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Horace Greeley, The American Conflict: A History of the Great Rebellion in the United States of America, 1860-65: its Causes, Incidents, and Results: Intended to exhibit especially its moral and political phases with the drift and progress of American opinion respecting human slavery from 1776 to the close of the War for the Union. Volume II. 39 1 Browse Search
William F. Fox, Lt. Col. U. S. V., Regimental Losses in the American Civil War, 1861-1865: A Treatise on the extent and nature of the mortuary losses in the Union regiments, with full and exhaustive statistics compiled from the official records on file in the state military bureaus and at Washington 32 2 Browse Search
Rebellion Record: a Diary of American Events: Documents and Narratives, Volume 3. (ed. Frank Moore) 25 1 Browse Search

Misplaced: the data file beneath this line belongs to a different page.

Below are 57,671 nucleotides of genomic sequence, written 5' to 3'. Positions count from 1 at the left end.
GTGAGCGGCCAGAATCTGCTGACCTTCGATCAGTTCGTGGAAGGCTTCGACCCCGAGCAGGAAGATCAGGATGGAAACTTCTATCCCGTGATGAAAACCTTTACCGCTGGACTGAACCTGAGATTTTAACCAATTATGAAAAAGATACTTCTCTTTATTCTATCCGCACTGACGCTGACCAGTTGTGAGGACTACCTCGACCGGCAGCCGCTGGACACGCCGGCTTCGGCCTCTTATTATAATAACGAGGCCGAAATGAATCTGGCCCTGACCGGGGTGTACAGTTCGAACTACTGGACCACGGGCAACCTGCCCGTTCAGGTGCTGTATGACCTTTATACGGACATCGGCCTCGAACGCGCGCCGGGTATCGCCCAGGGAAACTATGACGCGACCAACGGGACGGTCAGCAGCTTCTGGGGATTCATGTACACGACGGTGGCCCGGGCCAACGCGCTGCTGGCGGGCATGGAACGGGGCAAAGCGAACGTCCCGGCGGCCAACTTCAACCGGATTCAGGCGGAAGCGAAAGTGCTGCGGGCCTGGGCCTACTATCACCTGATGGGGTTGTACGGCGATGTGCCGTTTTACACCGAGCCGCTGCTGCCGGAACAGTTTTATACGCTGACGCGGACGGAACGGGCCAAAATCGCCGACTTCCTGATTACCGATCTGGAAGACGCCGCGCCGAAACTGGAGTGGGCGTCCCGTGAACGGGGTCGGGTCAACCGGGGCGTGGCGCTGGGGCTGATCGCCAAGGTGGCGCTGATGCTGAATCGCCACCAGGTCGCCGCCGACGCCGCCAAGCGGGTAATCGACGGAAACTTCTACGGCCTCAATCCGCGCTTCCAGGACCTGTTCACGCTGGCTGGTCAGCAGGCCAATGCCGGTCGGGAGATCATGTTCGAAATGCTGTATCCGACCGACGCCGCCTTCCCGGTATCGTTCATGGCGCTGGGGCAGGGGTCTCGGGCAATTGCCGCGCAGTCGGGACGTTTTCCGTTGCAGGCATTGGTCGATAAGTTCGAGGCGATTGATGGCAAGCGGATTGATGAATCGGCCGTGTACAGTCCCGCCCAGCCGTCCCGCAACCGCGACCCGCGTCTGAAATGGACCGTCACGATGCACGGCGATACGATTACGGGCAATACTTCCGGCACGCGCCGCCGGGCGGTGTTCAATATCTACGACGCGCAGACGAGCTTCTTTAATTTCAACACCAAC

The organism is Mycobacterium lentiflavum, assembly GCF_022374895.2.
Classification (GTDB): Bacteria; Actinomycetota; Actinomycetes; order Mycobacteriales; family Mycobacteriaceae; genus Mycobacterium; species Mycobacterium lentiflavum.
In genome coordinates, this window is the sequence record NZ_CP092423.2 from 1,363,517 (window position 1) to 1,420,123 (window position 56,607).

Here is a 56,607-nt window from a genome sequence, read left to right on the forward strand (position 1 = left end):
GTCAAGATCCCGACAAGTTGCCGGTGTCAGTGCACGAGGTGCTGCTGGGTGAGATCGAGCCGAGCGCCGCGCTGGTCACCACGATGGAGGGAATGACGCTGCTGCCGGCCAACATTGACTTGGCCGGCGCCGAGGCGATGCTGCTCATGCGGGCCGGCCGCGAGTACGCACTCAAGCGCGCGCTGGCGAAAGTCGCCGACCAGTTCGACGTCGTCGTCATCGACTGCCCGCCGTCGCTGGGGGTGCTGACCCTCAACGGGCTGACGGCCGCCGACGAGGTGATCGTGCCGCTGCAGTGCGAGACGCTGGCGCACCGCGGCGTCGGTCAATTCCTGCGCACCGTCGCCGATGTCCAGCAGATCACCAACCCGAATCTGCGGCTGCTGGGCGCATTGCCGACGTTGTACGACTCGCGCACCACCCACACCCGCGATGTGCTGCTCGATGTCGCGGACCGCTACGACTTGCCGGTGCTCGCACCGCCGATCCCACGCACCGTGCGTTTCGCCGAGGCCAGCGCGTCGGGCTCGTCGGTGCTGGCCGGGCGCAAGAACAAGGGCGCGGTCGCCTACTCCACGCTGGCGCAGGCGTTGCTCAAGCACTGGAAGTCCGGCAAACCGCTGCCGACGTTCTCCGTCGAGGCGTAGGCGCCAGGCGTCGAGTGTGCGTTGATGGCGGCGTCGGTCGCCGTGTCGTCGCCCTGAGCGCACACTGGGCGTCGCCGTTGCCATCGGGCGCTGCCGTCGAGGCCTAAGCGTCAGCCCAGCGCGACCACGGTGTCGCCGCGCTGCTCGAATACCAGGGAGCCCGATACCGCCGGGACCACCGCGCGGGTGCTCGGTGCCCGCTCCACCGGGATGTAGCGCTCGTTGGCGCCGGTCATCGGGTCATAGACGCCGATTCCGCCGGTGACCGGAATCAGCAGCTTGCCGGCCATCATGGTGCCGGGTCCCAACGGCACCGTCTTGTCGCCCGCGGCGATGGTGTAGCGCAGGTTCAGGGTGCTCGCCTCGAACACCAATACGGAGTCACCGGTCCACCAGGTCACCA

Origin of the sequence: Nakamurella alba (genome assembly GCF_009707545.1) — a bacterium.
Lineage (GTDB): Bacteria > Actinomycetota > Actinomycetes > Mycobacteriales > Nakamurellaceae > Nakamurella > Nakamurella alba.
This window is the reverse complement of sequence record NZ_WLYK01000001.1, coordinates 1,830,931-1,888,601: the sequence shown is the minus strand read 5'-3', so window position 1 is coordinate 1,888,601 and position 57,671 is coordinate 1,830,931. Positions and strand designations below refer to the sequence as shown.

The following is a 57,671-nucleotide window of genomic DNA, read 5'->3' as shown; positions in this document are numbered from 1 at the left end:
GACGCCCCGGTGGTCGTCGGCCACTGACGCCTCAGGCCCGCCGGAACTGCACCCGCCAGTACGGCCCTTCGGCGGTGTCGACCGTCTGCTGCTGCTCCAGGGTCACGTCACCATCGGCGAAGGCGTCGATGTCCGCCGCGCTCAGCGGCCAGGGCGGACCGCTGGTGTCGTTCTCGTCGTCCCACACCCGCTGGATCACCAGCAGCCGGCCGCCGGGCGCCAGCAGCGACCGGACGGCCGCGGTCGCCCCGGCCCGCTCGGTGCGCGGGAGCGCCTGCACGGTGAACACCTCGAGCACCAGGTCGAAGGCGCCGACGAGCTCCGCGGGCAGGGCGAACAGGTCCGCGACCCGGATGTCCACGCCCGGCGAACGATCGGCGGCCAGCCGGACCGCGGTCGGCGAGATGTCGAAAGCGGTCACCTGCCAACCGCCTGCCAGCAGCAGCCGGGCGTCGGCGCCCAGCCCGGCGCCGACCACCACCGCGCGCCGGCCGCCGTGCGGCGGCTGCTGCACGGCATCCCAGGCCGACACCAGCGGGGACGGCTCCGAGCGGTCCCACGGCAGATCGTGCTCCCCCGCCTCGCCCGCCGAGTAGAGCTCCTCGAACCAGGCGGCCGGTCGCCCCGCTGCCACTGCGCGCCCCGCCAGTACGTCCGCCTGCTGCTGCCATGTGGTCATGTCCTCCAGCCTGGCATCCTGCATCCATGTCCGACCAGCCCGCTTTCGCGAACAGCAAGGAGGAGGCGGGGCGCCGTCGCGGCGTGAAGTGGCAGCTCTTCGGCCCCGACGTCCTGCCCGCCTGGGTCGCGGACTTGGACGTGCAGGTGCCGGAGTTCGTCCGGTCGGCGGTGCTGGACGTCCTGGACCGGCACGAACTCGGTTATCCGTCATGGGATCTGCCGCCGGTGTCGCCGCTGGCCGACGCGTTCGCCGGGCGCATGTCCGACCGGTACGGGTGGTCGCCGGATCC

Robert Underwood Johnson, Clarence Clough Buell, Battles and Leaders of the Civil War: Volume 2. 11 3 Browse Search
G. S. Hillard, Life and Campaigns of George B. McClellan, Major-General , U. S. Army 11 1 Browse Search
Oliver Otis Howard, Autobiography of Oliver Otis Howard, major general , United States army : volume 1 8 0 Browse Search
Oliver Otis Howard, Autobiography of Oliver Otis Howard, major general , United States army : volume 2 6 0 Browse Search
Rebellion Record: a Diary of American Events: Documents and Narratives, Volume 5. (ed. Frank Moore) 5 1 Browse Search
Thomas Wentworth Higginson, Massachusetts in the Army and Navy during the war of 1861-1865, vol. 1: prelminary narrative 5 1 Browse Search